Brown Announces $6 Million Air Pollution Settlement With MCM Construction
SACRAMENTO--California Attorney General Edmund G. Brown Jr. today announced a $6 million settlement with MCM Construction, resolving allegations that the company was operating diesel cranes, pile drivers, and other portable engines without the required air district pollution permits.
“The company was operating construction equipment, without the necessary permits, which is potentially very damaging to the environment,” Attorney General Brown said. “Under today’s settlement the company will obtain the necessary permits and submit the equipment to careful inspection.”
Under California laws designed to protect air quality, construction companies must obtain a permit from local air pollution control districts before operating certain diesel engines over fifty horsepower. The California Attorney General’s Office alleged that MCM Construction operated dozens of engines at multiple locations without required permits on hundreds of days. Diesel exhaust contains carcinogens, particulate matter, and oxides of nitrogen.
The parties settled for $6 million in advance of trial, agreeing that MCM Construction will obtain necessary permits prior to operating any of its portable, diesel-burning equipment and will train its personnel to take precautions to protect rivers at bridge construction sites. The settlement, which is the largest ever environmental settlement involving portable engines, requires the company to pay $4 million in penalties and costs and an additional $2 million to replace some of its older engines with newer, cleaner-burning engines. The company will also adopt an internal environmental auditing process.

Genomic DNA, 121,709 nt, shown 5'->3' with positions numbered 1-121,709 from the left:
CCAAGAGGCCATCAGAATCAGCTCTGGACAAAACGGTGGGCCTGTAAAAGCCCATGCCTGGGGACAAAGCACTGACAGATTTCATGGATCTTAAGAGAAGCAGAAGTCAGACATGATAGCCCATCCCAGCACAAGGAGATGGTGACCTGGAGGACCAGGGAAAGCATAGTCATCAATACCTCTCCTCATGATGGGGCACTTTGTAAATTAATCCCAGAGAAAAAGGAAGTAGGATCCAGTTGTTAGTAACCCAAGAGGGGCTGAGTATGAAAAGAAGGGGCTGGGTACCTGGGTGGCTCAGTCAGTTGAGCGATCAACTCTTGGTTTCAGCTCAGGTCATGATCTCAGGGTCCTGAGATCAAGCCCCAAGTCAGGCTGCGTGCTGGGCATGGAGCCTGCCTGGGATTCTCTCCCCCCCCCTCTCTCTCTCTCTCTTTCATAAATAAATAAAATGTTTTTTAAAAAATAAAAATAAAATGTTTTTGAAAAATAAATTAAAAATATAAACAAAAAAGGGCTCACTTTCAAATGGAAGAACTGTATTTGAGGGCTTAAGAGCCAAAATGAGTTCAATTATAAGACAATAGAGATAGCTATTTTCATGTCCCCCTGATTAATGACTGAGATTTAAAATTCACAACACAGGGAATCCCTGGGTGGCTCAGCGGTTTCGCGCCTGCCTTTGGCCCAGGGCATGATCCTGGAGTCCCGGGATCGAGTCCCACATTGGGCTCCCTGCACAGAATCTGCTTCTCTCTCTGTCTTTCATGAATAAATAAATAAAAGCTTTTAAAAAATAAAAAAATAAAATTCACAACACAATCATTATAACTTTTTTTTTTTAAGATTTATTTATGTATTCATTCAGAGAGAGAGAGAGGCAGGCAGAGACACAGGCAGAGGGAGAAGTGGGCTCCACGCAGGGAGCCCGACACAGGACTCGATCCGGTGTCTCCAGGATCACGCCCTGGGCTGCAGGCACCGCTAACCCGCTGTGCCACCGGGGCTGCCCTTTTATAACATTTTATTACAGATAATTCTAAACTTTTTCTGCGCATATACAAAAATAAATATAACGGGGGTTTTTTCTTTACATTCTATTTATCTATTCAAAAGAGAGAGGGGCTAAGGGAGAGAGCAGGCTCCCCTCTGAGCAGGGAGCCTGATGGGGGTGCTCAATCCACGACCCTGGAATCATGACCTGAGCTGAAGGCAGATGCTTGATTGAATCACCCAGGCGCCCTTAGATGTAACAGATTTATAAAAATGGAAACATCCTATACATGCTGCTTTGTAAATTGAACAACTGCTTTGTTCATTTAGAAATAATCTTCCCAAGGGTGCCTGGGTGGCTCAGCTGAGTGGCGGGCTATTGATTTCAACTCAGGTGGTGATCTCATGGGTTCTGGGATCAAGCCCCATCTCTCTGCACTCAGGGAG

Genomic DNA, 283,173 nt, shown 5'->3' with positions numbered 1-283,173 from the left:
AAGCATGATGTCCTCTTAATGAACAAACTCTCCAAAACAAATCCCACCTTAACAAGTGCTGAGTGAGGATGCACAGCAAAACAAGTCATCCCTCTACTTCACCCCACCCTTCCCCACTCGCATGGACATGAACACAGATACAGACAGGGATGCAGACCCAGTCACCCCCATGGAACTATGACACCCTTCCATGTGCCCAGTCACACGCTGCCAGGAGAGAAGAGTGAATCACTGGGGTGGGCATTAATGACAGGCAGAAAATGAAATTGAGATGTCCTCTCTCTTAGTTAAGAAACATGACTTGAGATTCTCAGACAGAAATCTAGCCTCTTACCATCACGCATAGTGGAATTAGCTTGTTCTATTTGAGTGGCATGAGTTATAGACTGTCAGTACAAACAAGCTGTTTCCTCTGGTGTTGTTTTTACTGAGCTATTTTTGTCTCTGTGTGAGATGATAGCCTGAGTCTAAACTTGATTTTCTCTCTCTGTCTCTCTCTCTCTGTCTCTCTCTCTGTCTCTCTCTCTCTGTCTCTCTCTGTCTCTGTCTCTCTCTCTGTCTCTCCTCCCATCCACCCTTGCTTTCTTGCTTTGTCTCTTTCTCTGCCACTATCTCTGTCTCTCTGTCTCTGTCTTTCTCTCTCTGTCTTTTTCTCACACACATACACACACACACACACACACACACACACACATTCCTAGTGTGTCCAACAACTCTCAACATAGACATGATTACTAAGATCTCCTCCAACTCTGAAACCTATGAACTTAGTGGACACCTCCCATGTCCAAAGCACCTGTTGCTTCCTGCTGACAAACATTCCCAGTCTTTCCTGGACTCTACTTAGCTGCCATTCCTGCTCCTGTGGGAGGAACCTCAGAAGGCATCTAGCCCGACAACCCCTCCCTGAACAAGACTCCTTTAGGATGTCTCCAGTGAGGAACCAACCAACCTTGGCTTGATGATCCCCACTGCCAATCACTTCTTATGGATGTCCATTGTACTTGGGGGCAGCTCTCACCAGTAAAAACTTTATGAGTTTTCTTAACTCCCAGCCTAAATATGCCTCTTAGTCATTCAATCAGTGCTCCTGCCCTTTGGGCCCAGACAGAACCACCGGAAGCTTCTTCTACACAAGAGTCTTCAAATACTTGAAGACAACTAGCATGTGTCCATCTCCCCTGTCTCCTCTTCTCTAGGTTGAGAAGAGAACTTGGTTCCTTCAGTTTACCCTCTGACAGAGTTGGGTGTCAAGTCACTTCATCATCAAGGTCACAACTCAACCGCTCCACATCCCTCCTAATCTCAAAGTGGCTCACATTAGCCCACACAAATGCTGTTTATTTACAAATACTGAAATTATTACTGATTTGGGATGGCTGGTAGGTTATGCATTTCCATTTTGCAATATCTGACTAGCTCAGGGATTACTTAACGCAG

The Attorney General’s Office brought its legal action along with Mendocino County District Attorney Meredith Lintott, and Ventura County District Attorney Gregory D. Totten.
Mendocino District Attorney Meredith Lintott noted that her office was “extremely proud of the air district’s extraordinary proactive efforts to discover defendant MCM’s polluting conduct.”
“There is nothing more vital to the health and safety of Ventura County residents than having clean air to breathe,” said Ventura’s District Attorney, Gregory D. Totten. “This settlement helps rid our community of un-permitted high-polluting diesel engines, and is a step forward in preserving air quality for all Ventura County residents.”
In the past, MCM had been cited by local air district officials for not having necessary permits at dozens of prominent construction projects including the Noyo River Bridge in Fort Bragg, the Highway 101 Bridge over the Santa Clara River in Ventura County, and the Watt Avenue Bridge in Sacramento.
The state also alleged that MCM Construction damaged critical salmon spawning habitat while working at the Van Duzen River in Humboldt County. The company deposited debris, silt, and pollutants into the river, violations of the Clean Water Act.
The state’s complaint and the settlement document are attached.